Double consonants in English: Graphemic, morphological, prosodic and etymological determinants

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Double consonants in English: Graphemic, morphological, prosodic and etymological determinants

Kristian Berg
Carl-von-Ossietzky Universität Oldenburg

1. Overview

Consonant doubling in English shows regularities on many levels. Some regularities are graphotactic1, some are morphological, some are prosodic, and some seem to be related to etymology. At first glance, the main regularity seems to be phonographic2: There is a close correlation between double consonants letters and short (or ‘lax’) vowel phonemes3. The main problem that arises in the description is that this regularity holds only in one direction: Almost all double consonants indicate that the preceding vowel has a short correspondence (e.g. ammer>4, etting>), but the opposite implication is not valid: Far from all short vowels are marked with double consonants (c.f. e.g. imit>, inity>). For the writer, this poses a major problem: Exactly when are short vowel marked by double consonants and when not? The writer is affected as well, albeit indirectly. Since some short vowel are not marked by consonant doubling (e.g. ), the resulting words are isomorphic to words with long vowels (e.g. ). Exactly when does a single vowel letter followed by a single consonant letter correspond to a long vowel, and when does it correspond to a short vowel? These questions are essential for learners of the English writing system.

This paper sets out to answer them, both from the reading and from the writing perspective, using correspondences between graphemic and phonological forms that are established on the basis of the large lexical database CELEX (Baayen et al. 1995). The first insight into the matter is that morphologically complex words and morphologically simple words behave differently. Double consonants in morphologically complex words can be motivated with reference to graphemic word-formation rules: Under certain well-defined conditions, the stem-final consonant of a base is doubled when a vowel-initial suffix operates on that base (). As will be argued below, these conditions may be framed in purely graphemic terms without reference to phonology. Morphologically simple words, on the other hand, are different in that the occurrence (or non-occurrence) of double consonants hinges on the word ending. In this paper, the term word ending denotes recurring word-final entities without meaning, but with distributional properties (see section 4, Fn. 7 for a more thorough definition). For example, words which end with <-it> are very likely to occur with single intervocalic consonant letters (,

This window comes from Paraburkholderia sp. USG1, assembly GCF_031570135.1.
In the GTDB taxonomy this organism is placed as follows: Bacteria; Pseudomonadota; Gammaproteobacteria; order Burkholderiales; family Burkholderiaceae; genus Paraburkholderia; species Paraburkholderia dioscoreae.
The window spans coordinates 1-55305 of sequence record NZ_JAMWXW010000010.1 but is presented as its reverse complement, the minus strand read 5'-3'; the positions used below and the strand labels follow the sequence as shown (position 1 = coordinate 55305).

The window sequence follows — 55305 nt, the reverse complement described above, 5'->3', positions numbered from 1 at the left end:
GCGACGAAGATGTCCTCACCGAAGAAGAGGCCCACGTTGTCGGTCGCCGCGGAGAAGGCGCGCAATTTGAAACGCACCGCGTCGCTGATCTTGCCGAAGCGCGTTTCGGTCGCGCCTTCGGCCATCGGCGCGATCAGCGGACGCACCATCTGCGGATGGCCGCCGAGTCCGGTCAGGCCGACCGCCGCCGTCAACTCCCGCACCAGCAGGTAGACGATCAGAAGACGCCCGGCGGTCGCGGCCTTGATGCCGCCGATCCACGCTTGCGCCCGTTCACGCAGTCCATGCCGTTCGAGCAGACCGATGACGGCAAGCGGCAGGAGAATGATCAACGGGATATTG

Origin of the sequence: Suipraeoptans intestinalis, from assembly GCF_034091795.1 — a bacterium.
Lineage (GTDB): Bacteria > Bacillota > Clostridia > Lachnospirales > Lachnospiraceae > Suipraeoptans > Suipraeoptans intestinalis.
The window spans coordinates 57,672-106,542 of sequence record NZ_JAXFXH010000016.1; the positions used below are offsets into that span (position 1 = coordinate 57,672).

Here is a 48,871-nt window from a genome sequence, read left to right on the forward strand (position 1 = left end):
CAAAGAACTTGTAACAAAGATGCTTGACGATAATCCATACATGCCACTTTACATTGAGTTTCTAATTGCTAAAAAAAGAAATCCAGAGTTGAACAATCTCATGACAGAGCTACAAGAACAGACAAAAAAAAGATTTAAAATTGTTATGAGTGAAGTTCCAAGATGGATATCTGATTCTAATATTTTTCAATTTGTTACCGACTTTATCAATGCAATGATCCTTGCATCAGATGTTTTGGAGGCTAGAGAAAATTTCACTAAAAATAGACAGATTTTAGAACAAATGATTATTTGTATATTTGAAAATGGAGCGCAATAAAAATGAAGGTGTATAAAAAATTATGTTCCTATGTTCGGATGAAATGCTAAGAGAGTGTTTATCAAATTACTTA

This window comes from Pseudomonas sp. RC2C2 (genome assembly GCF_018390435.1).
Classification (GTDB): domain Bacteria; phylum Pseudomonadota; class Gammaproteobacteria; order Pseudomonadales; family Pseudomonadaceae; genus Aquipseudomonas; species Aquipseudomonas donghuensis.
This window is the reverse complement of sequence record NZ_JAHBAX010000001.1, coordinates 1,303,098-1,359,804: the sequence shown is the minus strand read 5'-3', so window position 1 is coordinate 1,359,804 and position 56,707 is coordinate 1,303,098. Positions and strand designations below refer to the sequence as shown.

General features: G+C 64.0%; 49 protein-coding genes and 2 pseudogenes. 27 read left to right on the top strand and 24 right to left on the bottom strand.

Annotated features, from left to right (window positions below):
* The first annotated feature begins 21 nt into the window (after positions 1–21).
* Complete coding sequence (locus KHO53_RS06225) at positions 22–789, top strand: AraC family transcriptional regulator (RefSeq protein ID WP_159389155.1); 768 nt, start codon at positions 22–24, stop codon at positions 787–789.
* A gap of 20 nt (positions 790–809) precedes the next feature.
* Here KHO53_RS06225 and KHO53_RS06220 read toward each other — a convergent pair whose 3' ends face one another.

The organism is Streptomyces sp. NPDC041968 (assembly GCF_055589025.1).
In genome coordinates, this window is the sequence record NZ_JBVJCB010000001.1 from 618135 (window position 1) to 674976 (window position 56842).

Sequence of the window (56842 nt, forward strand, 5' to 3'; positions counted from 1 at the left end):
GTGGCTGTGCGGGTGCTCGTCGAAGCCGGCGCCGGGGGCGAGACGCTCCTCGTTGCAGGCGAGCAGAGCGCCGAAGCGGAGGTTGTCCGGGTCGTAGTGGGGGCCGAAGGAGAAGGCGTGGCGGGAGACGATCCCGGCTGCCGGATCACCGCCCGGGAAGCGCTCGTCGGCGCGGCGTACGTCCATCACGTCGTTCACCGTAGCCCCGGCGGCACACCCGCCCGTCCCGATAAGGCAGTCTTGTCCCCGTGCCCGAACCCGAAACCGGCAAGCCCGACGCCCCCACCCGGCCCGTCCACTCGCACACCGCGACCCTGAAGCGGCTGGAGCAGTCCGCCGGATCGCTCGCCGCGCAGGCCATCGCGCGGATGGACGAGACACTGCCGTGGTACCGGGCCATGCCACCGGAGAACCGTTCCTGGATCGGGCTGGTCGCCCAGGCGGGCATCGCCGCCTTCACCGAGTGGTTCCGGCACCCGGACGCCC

, ), while words which end with <-ow> are likely to occur after double consonants (e.g. , ). Perhaps surprisingly, both kinds of word endings sometimes have the same phonological correspondence: Words that end with <-ic> almost never double the preceding consonant letter (e.g.
), while words that end with <-ick> almost always do (e.g. ). Across both morphologically simple and complex words operate graphotactic constraints. For example, not all single consonant letters can be doubled. These three areas will be covered in the following, starting with graphotactics (section 2), moving on to morphologically complex words (section 3) and finally to morphologically simple words (section 4). The last part (section 5) is a summary and discussion of the main findings.

2. Graphotactic constraints

The first observations come from a purely graphemic perspective. Generalizing over the set of all graphemic words in the lexical database CELEX (Baayen et al 1995) we get (1) and (2):

(1) Only the letters are doubled.

Of these, double , and are comparatively rare (for and cf. Venezky 1999: 6).5

(2) Double consonants occur after a single vowel letter and before one or more vowel letters. There are three general exceptions to this statement:

(2a) Exception 1: Consonant doubling can occur preceding or following a consonant letter in compounds (e.g. , ) or words with Latinate prefixes (e.g. , ).

Double consonants in this position could be utilized to determine the morpheme boundaries: The fact that the probability of occurring morpheme-internally is low is a viable cue for a morpheme boundary. The number of Latinate prefix words with double consonant followed by a consonant is quite low (, , , ,

, , , , , , , , , , , , , , , , – this list is almost complete).

(2b) Exception 2: Consonant doubling regularly occurs before -le

The word ending <-le> is related to <-el>; as suffixes (e.g. sparkle, as opposed to non-functional word-endings as in bottle), they are allomorphs6. <-le> is the only formative that shows this “inverted” behavior (Carney 1994: 124f., 277). Other suffixes that correspond to syllabic consonants are spelled differently; the spellings * or * are impossible in English.

(2c) Exception 3: Consonant doubling occurs word-finally

Here we have to distinguish two different cases:

(3) a. , , ,

b. , , , , , , , ; , ,

The words in (3a) can be accounted for by a constraint demanding that lexical words in English have at least three letters (cf. Jespersen [1909] 1928: §4.96). This is not specific for final double consonants, it also applies to words like , , etc. Thus the double consonants in (3a) are independently motivated.

The words in (3b) show the regularly occurring word-final double consonants, , , , and (cf. also Cummings 1985: 76f.).

There are two respects in which this group (resp. a sub-group) differs from the other consonants.

1.: In the context where , , and occur - directly after a single vowel letter - neither of the single consonant letters (or ), , or can occur (4a). This sets the group apart from the other consonant letters (4b); there are only a few exceptions to this (most notably the suffix <-ic>/*<-ick>):

(4) a. */*, *, *, *

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